Raptors must make everyone available in Kevin Durant trade talks

Raptors must make everyone available in Kevin Durant trade talks

The Toronto Raptors can take solace in the fact that the Brooklyn Nets‘ grand experiment featuring a collection of superstars has imploded before it really ever began. After the drama surrounding Kyrie Irving, it appears as though Kevin Durant is calling time on his time in New York. Durant asked Nets owner Joe Tsai for […]
Raptors must make everyone available in Kevin Durant trade talks – Raptors Rapture – Raptors Rapture – A Toronto Raptors Fan Site – News, Blogs, Opinion and More

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Author: Mike Luciano / Raptors HQ

Report: Maple Leafs willing to trade the rights to Ilya Mikheyev

While there was little speculation that Ilya Mikheyev might return to the Maple Leafs, it looks like the ship has officially sailed.
Reports surfaced late last summer that Mikheyev asked for a trade, but Toronto decided to keep him because they saw more in him. And while they did get more out of the 27-year-old, there was still the looming possibility he would leave.
It was a great season for Mikheyev, too, finishing the year with 32 points (21 goals and 11 assists) over a 53-game span. He played a key role on Toronto’s third line throughout, even getting some opportunity on the second line too.
Bringing back Mikheyev and Engvall vs. finding the next Mikheyev and Engvall
With yet another cap crunch, though, the Maple Leafs are left with having to let Mikheyev go elsewhere. But, they could send him off into the sunset via a trade for his signing rights.

Hearing TOR has notified teams the rights to Ilya Mikheyev are available if a team wishes to “jumpstart the process.”
— Elliotte Friedman (@FriedgeHNIC) June 30, 2022

The Maple Leafs did something similar with Zach Hyman last summer. It was evident that the two sides weren’t going to be able to strike a deal, so Toronto wanted to trade his rights. At that time, Edmonton was the clear frontrunner for him but they didn’t think it was worth it to trade for an extra year of Hyman.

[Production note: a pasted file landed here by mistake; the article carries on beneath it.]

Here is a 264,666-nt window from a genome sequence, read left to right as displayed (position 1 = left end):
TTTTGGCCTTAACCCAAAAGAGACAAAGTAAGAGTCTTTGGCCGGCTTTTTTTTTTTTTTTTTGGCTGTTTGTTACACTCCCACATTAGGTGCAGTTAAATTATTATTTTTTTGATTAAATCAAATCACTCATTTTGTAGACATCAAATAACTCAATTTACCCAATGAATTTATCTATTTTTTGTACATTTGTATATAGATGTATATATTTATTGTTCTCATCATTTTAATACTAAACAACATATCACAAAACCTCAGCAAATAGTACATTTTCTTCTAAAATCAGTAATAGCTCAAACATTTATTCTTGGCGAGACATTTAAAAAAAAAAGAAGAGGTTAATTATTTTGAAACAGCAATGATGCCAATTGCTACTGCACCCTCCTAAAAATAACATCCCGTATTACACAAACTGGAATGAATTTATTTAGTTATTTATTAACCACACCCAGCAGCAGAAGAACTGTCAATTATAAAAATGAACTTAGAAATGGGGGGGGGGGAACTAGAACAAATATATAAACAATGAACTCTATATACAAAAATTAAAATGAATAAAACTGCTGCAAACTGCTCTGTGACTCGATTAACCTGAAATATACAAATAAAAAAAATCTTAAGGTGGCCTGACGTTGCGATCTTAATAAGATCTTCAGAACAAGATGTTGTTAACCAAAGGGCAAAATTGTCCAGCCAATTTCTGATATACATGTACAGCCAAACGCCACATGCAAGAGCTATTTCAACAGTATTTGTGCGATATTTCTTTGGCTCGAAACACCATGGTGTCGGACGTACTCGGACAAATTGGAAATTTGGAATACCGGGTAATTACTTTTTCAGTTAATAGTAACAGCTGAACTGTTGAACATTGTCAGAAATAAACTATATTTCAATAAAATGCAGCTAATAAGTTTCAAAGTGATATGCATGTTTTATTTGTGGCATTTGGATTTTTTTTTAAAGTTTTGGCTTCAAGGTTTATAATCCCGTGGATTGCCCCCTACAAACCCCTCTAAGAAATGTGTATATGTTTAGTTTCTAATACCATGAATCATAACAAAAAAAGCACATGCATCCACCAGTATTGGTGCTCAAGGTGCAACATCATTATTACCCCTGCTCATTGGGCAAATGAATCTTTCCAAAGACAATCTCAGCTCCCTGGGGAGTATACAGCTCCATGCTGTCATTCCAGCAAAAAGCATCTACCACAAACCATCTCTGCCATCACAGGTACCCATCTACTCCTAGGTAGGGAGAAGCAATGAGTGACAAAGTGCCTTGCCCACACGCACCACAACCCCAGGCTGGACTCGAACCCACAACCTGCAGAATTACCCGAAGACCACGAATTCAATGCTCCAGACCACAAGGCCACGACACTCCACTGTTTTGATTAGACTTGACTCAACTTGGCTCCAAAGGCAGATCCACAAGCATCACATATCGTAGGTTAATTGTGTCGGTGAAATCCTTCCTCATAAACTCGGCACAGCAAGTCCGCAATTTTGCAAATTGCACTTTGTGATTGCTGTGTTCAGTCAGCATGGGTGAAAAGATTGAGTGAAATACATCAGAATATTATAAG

So, Toronto got nothing for him and he walked right into free agency. The same could happen to the 27-year-old.
It’s not known what the Maple Leafs’ ask is for Mikheyev’s signing rights. I do believe, though, that it won’t be much of a haul if they do find a suitor. It’ll be interesting to see what happens in the coming days.
More From TheLeafsNation.com:
Rumours: …

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Author: Nick Barden / The Leafs Nation

Two-run ninth inning gives Toronto Blue Jays 6-5 comeback win

Well, that was eventful, now wasn’t it?

In terms of important series’ in the season, this one for the Toronto Blue Jays against the Boston Red Sox is about as important as they come.
And on Tuesday night, it took a full nine innings and every dang hit for the Toronto Blue Jays to come from behind after blowing a 4-1 lead to win. The comeback was in thanks to Jordan Romano shutting the door in the top of the ninth, Alejandro Kirk doing the thing, and Vladimir Guerrero Jr. walking it off.

H I M #WALKOFF pic.twitter.com/ST4MZzPble
— Toronto Blue Jays (@BlueJays) June 29, 2022

While the win was ever-so-sweet, it also highlighted the ongoing issues the Jays have had with their bullpen this season. Trent Thornton and Tim Mayza, who combined for 1.1 IP, allowed three earned runs after the Jays took a 4-1 lead.
The Jays got a good start out of Ross Stripling who went 5.0 innings allowing two earn runs while fanning three batters but uh… things didn’t go too great from there. Toronto put Adam Cimber into the game who went one inning allowing just one hit, which was a good sign.
Charlie Montoyo went with Trent Thornton to open the eighth and uh, it didn’t go great. He walked Franchy Cordero, then forced Christian Arroyo into a ground out taking the former off the field. The lineup flipped back to the top and Red Sox lead-off man Rob Refsnyder juiced a 425-footer over the wall.
After 0.2 IP, Tim Mayza came into the game allowing a single to Rafael Devers, before striking out J.D. Martinez. But in the top of the eighth, he allowed an RBI single against Christian Vazquez extending Boston’s lead to 5-4. Matt Gage came in and closed out the inning setting up a tense ninth.
Jordan Romano did his thing in the top of the inning, and in th …

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Author: Zach Laing / Blue Jays Nation

Two-run ninth inning gives Toronto Blue Jays 5-4 comeback win

Well, that was eventful, now wasn’t it?

In terms of important series’ in the season, this one for the Toronto Blue Jays against the Boston Red Sox is about as important as they come.
And on Tuesday night, it took a full nine innings and every dang hit for the Toronto Blue Jays to come from behind after blowing a 4-1 lead to win. The comeback was in thanks to Jordan Romano shutting the door in the top of the ninth, Alejandro Kirk doing the thing, and Vladimir Guerrero Jr. walking it off.